When Joachim Faber agreed to start working for Deutsche Börse as its supervisory board chairman back in 2012, he was already nearing retirement. He could have declined, opting instead to devote more time to his passion of rowing after a long career in banking and insurance.
But thanks to Deutsche Börse’s failed bid to merge with the London Stock Exchange – and all the hostility it sowed among shareholders – Mr. Faber now risks ending his career on a low note.
When Mr. Faber, 67, addressed the thousands of Deutsche Börse investors who had gathered for the company’s annual meeting on Wednesday, the hostile silence was deafening.
No one applauded at the beginning of his remarks, nor when he thanked his many employees for their hard work. It was evident that the botched alliance hasn’t just put Deutsche Börse Chief Executive Carsten Kengeter in the firing line, but Mr. Faber as well.
On Wednesday, shareholders peppered Mr. Faber with questions, knowing full well that he is more than just the company’s chief inspector. It was his idea to create one of the world’s largest securities and derivatives market operators by merging with LSE, and he was the one who hired Mr. Kengeter to help him do it.
After that deal went south, Mr. Faber was seen by many shareholders as having secured an overly generous stock option package for Mr. Kengeter, who now faces an insider trading investigation. Two months before news of the planned merger went public, the chief executive acquired a number of shares in his company – shares that quickly rose in value. Now, Mr. Kengeter is being investigated by Frankfurt prosecutors on suspicion of having used his knowledge of the deal to gain a trading advantage. He has denied any wrongdoing.
The failed merger ended up costing Deutsche Börse around €76.5 million.
“The sheer fact that there is an investigation is an embarrassment,” said Andreas Lang from the shareholder association DSW. “An executive at a stock exchange being investigated for insider trading is like a bank manager being investigated for counterfeiting money.”
Deutsche Börse isn’t the only company keeping Mr. Faber busy at the moment. He also sits on the boards of the British banking giant HSBC and Coty, an American maker of beauty products.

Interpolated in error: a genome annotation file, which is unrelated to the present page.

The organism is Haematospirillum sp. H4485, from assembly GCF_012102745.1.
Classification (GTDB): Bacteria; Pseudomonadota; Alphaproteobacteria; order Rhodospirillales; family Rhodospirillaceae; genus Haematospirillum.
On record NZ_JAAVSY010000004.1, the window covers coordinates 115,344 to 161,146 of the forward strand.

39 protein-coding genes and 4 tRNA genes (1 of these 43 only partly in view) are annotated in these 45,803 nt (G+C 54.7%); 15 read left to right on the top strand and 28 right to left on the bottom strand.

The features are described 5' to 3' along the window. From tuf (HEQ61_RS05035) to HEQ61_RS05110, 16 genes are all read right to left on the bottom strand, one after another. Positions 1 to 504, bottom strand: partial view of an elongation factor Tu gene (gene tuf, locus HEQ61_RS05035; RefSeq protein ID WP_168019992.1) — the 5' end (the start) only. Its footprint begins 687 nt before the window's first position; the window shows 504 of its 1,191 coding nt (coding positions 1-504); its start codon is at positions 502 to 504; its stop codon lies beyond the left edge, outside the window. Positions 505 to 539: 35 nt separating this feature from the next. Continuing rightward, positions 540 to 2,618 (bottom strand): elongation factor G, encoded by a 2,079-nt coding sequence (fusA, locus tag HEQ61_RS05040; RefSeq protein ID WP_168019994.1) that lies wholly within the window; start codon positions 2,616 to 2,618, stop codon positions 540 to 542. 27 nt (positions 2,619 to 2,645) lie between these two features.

Perhaps the biggest feather in Mr. Faber’s cap, however, came from his time as a manager at Citigroup, for which he worked in Britain, the United States and Japan. At Allianz, he presided over the huge expansion of asset management company Allianz Global Investors, providing the insurer with a new business division.
When Mr. Faber began working for Deutsche Börse five years ago, he quickly discovered that the same fate awaited him as his friend and colleague, Paul Achleitner, who had recently taken a job as the chief supervisor at Deutsche Bank. Both men had agreed to their new positions thinking neither would take up more than three days a week. It wasn’t long before they realized they had inadvertently signed up for full-time jobs.
But as demanding as his job at Deutsche Börse is, Mr. Faber hardly spends any time at his office in the company’s glass-and-steel headquarters in Eschborn, just outside Frankfurt. Usually, he’s either on the road or working from his other office in Munich, which he shares with Mr. Achleitner, his wife Ann-Kristin, the former Siemens CEO Peter Löscher and Michael Diekmann, the supervisory board chairman at Allianz. Put together, it’s one of the most influential office spaces in all of corporate Germany.
Mr. Kengeter received only 84 percent support from shareholders on Wednesday. Mr. Faber got 87 percent – a clear signal of displeasure given the communist levels of support usually awarded to managers.
The soft-spoken Mr. Faber, who avoids the media spotlight whenever he can, could not have expected the wave of criticism that engulfed him once the merger deal with LSE went bust.
The failed merger ended up costing Deutsche Börse around €76.5 million ($85.4 million). Of that, €33.4 million were used to pay off legal fees, €8 million was spent on public communication for the deal and €5.9 million went to the consulting firm McKinsey.
Now, Mr. Faber’s and Mr. Kengeter’s fates at the stock market exchange are closely intertwined.
Several big shareholders have already signaled that they want Mr. Kengeter to step down if the insider probe comes to trial. Mr. Kengeter was exonerated with only 84 percent of the vote at Wednesday’s meeting while Mr. Faber got 87 percent – a clear signal of displeasure given that managers tend to get communist levels of support close to 100 percent at shareholder meetings.
Mr. Faber admitted that German political and regulatory support for the deal started to wane after the Brexit vote last June, when LSE insisted that the merged company still be headquartered solely in London.
“Unfortunately, we lost a lot of popular support in the Rhein-Main area,” Mr. Faber said, referring to the area around Frankfurt where Deutsche Börse is located.
Shortly before the Britons’ fateful decision to leave the European Union, Mr. Faber said he had warned that a failed merger could paint Deutsche Börse into a corner strategically. At the time, many people involved in the deal interpreted this as mere saber-rattling. Today, however, colleagues of Mr. Faber’s say this is still one of his biggest concerns. Deutsche Börse is now grappling to find a new strategy that doesn’t involve mega-acquisitions.
Michael Brächer is a financial editor in the investment team in Frankfurt. Daniel Schäfer is head of Handelsblatt’s finance pages. Jakob Blume is a reporter at Handelsblatt and Wirstschaftswoche, based in Dusseldorf. To contact the authors: J.Blume@vhb.de, firstname.lastname@example.org, email@example.com